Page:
Northwest Arkansas visual artist Joelle Storet is having a moment, with two shows going on at the same time. One is at the Press Room on the Downtown Bentonville square. The other is at Fayetteville Underground, as part of an April exhibit called Artists of Color: Crossing Borders.
She’s also a Tinkering Lead at the new Scott Family Amazeum in Bentonville, where she helps kids of all ages unleash their creativity.
She spoke with us during First Thursday Fayetteville about some of the local inspirations for her work, and what she sees for the future of art in Northwest Arkansas.
Joelle: “I was thrilled to be invited to take part in First Thursday here at Fayetteville Underground. They’ve focused the show on artists of exotic backgrounds who migrated to Northwest Arkansas and have picked up influences from it.
I immediately thought I was a good fit. I’m not originally from Northwest Arkansas, but I’ve been calling it my home for the last 15 years. A lot of my art is heavily inspired by that.
I am originally from Belgium. We have an African household from my mother’s side, and Belgian from the other side. I grew up traveling quite a lot in different countries and different parts of the world. That has exposed me to a lot. I’ve accumulated a lot from these places. My family moved here in 2000 from Vienna, Austria. Northwest Arkansas is probably where I’ve matured into a collage artists collecting memories from my past and highlighting that in my work.”
Star Shopper: You went to University of Arkansas?
Joelle: “Yes, I did. I graduated in 2010 and I went back for about two years to do some independent studies. I didn’t study art. I graduated with a degree in anthropology and German studies. I’ve always been fond of other cultures and people in general. People are my biggest inspiration. That’s an important influence in my life”.
Star Shopper: Does the anthropology fit into your artwork?
Joelle: “Yes, absolutely. I consider myself more of a historical and documentary artist. With my anthropology background, I was able to understand my artistic style and how my it came to be based on my background – why I’m painting a certain way, why I’m using a certain style.
I taught myself to draw when I was very young. I realized as I got older that my style was mostly influenced by geometry and math, because I grew up learning art from observing, rather than being taught in a formal style.
Later, I went through a rebirth when I wanted to express my background through my art and expose that to the world. I wanted to embrace the same kind of art movement that happened in the 20th century during the time of Pablo Picasso, when Expressionism came into Europe. They used exotic art as an influence, rather than the more disciplined styles of art schools, which taught techniques from the masters and that sort of thing. Picasso used African masks as a major influence in his work. I decided to do the same thing with blending African art with Western art. It’s the Old World and the New World.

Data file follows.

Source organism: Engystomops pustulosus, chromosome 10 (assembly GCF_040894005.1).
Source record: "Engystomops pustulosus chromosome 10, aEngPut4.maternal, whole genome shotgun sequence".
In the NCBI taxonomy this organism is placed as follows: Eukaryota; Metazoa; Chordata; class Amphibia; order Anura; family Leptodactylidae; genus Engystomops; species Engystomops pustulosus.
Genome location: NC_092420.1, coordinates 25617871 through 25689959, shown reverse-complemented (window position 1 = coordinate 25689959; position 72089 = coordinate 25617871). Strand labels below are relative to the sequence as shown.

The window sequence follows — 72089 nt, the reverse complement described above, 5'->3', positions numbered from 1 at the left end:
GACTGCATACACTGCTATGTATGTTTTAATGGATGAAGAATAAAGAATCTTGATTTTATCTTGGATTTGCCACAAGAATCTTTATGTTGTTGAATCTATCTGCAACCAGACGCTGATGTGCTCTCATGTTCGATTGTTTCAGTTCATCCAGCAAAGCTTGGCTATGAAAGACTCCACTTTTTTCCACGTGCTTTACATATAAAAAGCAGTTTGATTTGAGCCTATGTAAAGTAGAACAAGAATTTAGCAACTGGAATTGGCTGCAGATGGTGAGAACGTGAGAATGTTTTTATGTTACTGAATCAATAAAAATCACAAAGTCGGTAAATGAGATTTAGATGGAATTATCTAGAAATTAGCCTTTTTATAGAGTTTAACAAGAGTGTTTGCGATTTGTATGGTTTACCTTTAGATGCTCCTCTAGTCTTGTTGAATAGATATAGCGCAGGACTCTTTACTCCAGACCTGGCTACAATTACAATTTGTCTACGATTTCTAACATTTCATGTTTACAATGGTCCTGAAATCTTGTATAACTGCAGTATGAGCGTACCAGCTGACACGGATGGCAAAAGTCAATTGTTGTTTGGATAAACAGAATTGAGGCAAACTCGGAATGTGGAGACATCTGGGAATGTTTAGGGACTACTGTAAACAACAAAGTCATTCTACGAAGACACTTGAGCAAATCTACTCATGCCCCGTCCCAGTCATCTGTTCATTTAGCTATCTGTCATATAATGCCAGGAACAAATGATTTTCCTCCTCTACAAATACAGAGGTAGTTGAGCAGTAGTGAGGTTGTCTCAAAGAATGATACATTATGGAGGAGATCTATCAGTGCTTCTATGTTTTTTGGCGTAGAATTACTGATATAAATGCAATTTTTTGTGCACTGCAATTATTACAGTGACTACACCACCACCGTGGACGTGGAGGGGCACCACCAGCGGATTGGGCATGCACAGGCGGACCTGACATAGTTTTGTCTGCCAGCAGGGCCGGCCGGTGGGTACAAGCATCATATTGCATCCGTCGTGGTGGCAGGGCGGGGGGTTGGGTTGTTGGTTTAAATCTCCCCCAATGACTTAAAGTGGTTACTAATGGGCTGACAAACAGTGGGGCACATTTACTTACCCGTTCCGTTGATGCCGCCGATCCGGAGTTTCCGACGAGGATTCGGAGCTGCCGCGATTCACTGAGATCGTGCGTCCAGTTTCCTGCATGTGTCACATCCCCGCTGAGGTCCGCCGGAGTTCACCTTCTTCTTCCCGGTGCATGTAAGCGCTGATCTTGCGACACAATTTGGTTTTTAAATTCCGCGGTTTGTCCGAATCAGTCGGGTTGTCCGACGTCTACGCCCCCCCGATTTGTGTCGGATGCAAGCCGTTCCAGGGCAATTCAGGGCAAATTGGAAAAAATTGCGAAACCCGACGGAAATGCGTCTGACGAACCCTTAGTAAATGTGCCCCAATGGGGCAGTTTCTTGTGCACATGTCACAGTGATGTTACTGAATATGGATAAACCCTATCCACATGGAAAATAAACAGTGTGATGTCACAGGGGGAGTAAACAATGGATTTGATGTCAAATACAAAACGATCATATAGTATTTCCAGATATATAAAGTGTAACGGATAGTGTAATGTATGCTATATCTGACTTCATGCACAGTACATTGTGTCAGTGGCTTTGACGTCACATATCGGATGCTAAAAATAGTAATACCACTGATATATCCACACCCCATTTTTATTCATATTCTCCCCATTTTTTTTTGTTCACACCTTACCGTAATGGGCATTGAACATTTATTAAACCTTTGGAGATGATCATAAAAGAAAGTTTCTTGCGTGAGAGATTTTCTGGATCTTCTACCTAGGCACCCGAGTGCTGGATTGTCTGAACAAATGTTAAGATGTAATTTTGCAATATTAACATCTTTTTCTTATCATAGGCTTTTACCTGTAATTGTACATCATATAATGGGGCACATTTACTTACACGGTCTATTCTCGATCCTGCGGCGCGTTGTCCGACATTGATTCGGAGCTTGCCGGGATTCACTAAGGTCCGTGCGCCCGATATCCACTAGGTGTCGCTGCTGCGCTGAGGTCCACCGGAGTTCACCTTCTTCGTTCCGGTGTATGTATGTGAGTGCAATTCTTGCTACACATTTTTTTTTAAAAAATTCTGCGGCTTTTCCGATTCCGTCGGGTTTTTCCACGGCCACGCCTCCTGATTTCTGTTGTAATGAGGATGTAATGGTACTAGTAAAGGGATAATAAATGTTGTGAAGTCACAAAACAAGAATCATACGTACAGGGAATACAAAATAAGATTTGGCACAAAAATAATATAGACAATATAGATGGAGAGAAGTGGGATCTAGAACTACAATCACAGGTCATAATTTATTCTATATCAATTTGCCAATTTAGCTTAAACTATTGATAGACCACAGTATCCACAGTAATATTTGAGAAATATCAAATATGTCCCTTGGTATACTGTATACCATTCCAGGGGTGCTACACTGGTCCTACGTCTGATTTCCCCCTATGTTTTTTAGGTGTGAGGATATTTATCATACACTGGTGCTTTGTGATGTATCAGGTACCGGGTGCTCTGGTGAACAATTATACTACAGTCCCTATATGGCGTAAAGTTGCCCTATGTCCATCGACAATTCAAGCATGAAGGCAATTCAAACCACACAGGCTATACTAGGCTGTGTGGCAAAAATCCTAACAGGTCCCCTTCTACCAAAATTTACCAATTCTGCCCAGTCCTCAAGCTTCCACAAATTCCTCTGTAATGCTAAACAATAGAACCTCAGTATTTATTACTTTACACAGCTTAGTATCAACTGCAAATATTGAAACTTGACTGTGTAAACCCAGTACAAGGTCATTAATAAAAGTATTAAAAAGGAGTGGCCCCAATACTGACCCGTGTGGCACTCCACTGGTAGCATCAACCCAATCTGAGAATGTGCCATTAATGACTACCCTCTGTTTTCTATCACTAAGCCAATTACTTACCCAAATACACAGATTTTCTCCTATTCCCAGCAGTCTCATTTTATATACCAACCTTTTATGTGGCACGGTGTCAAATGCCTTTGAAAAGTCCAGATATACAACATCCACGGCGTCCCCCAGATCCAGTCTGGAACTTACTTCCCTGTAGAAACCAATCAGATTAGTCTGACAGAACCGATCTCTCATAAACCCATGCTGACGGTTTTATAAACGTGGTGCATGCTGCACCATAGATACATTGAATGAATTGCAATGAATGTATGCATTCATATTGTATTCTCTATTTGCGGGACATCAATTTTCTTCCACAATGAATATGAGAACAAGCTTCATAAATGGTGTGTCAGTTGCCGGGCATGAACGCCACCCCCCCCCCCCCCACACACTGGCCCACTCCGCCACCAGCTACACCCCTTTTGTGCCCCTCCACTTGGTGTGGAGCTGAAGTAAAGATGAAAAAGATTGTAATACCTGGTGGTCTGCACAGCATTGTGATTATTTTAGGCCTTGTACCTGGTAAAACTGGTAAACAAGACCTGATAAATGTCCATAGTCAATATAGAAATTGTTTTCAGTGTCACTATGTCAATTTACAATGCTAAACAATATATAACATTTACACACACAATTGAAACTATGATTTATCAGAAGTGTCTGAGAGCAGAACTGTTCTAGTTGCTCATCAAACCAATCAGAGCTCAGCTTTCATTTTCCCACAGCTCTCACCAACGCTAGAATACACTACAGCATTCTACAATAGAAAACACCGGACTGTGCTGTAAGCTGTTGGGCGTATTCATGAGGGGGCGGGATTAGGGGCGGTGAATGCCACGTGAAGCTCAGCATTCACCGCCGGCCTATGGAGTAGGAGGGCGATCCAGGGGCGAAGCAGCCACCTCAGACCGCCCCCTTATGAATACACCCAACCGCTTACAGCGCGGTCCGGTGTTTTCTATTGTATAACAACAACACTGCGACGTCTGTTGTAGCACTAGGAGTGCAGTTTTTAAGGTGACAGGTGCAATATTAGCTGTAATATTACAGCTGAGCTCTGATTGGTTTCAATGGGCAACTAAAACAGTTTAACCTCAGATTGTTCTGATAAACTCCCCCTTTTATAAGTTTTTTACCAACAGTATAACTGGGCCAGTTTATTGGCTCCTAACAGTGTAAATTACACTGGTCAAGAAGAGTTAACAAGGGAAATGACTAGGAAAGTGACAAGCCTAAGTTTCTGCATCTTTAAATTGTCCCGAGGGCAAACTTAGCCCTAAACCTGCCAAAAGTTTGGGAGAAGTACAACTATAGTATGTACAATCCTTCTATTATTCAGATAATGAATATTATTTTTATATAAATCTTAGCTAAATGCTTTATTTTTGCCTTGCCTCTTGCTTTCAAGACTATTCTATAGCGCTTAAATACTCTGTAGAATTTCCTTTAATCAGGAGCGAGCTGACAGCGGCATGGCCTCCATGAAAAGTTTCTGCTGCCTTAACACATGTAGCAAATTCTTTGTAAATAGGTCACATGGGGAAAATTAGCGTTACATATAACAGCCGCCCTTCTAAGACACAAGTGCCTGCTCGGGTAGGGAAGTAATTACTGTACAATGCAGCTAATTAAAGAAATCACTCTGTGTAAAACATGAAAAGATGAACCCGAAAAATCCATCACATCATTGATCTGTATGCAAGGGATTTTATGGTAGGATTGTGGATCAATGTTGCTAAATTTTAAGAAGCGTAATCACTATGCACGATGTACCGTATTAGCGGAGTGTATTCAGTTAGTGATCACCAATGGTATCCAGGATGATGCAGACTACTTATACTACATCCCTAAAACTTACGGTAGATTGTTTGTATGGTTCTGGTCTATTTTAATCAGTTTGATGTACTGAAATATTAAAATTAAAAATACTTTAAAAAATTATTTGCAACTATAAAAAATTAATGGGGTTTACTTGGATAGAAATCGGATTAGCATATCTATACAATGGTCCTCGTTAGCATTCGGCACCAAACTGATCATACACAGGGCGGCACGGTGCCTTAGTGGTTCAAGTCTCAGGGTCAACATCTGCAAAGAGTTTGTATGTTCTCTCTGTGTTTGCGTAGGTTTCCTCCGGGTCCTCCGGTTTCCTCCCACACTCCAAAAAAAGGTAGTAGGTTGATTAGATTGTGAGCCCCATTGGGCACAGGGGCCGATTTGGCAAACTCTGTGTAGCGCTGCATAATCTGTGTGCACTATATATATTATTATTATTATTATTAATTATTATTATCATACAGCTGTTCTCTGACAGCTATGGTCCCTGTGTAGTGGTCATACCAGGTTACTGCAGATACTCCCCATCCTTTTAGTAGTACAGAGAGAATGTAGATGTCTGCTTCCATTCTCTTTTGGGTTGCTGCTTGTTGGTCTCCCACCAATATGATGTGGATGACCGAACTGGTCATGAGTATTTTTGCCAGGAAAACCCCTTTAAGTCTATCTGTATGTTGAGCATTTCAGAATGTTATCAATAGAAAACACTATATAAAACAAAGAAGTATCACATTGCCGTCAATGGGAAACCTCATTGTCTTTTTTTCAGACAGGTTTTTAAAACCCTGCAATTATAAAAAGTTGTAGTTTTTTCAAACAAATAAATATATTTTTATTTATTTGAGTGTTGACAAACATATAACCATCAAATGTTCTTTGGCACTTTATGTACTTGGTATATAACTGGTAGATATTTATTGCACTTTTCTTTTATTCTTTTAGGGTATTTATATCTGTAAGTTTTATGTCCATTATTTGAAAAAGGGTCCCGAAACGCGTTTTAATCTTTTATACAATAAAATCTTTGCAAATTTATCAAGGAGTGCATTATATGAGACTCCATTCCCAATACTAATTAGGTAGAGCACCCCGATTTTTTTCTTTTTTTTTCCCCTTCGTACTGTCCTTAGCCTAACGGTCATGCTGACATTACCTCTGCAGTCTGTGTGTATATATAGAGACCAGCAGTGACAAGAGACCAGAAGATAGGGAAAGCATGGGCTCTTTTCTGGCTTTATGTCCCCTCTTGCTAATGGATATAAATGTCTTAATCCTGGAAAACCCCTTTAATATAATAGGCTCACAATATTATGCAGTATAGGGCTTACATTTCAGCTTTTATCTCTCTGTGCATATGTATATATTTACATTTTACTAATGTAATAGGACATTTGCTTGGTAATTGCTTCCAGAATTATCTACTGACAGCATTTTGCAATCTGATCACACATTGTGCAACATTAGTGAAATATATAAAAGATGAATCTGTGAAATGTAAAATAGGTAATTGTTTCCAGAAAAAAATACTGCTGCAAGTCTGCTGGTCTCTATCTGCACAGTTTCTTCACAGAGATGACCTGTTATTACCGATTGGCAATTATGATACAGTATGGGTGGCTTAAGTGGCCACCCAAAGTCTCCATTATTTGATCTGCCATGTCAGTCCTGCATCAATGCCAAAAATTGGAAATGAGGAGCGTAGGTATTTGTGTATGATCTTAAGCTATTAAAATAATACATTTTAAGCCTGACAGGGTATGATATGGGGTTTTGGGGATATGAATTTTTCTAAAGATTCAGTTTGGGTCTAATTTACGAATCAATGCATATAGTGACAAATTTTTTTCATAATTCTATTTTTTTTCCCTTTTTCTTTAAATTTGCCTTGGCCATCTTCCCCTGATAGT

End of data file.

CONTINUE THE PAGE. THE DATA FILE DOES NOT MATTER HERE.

I paint every day after work. I just come home and immediately have the need for a canvas. I’m an educator at the moment and I get inspired from the things I hear from children and the visitors. I can’t wait to come home and portray it on the canvas.
Working at the Scott Family Amazeum has been great. It’s really opening doors for curiosity. It’s truly amazing the kids I see everyday from all schools, all backgrounds. Visitors from all over the country. It’s a great experience. And really it’s for kids of all ages – seven to 107.
I think everyone needs art in their lives, not as a novelty but as a discipline. It’s great for problem solving skills. It allows you to multi-task, and take multiple ideas and understand them by using comparative thinking.
Art has been a major help for me growing up in all these places, learning languages I didn’t know. I’m a visual person – that’s all I rely on. When I’m explaining something to someone, sometimes I have to draw it out. It’s gotten me through a lot of things. And I’m very thankful for that and I want to share that. I feel like I have something so great I want to share that, not just keep it to myself. I want to show everybody, because everybody can do art!”
Star Shopper: You’ve had three shows so far this year, including one in March. Has this been a gradual process in terms of visibility, or do you feel like you’ve suddenly gotten discovered?
Joelle: “I had shows before, but I was still kind of an amateur artist. I was still learning styles and putting them together. It wasn’t until recently that I really started pulling together my own interests and I was able to reflect on myself. I was able to say this is what it means to be an artist – it’s a reflection of yourself.
Being an artist to me is not the ability paint, but the ability to translate anything into any medium”.
Star Shopper: Did you graduate high school here?
Joelle: “I went to Fayetteville High School. I went back there for the first time in 10 years recently. I wanted to bring some Amazeum stuff and interact with older kids. It was wonderful – art as an educational platform. What I was able to provide and experiment with them was amazing. It was kind of interesting to switch from being the shy kid in class to standing up there and telling the students ‘this is what you can do'”.
Star Shopper: What do you see 2016 bringing?
Joelle: “Artistically, there’s a trend of maker spaces happening in Northwest Arkansas. And Crystal Bridges is continuing to have a major impact. They also provide free education, as well as the Amazeum. There are schools visiting all the time. I’m seeing a major cultural awakening in Northwest Arkansas.
I believe art is officially going to be an investment in this area rather than just being a painting on the wall. I think it’s going to be… a Renaissance, that’s the best way to put it”.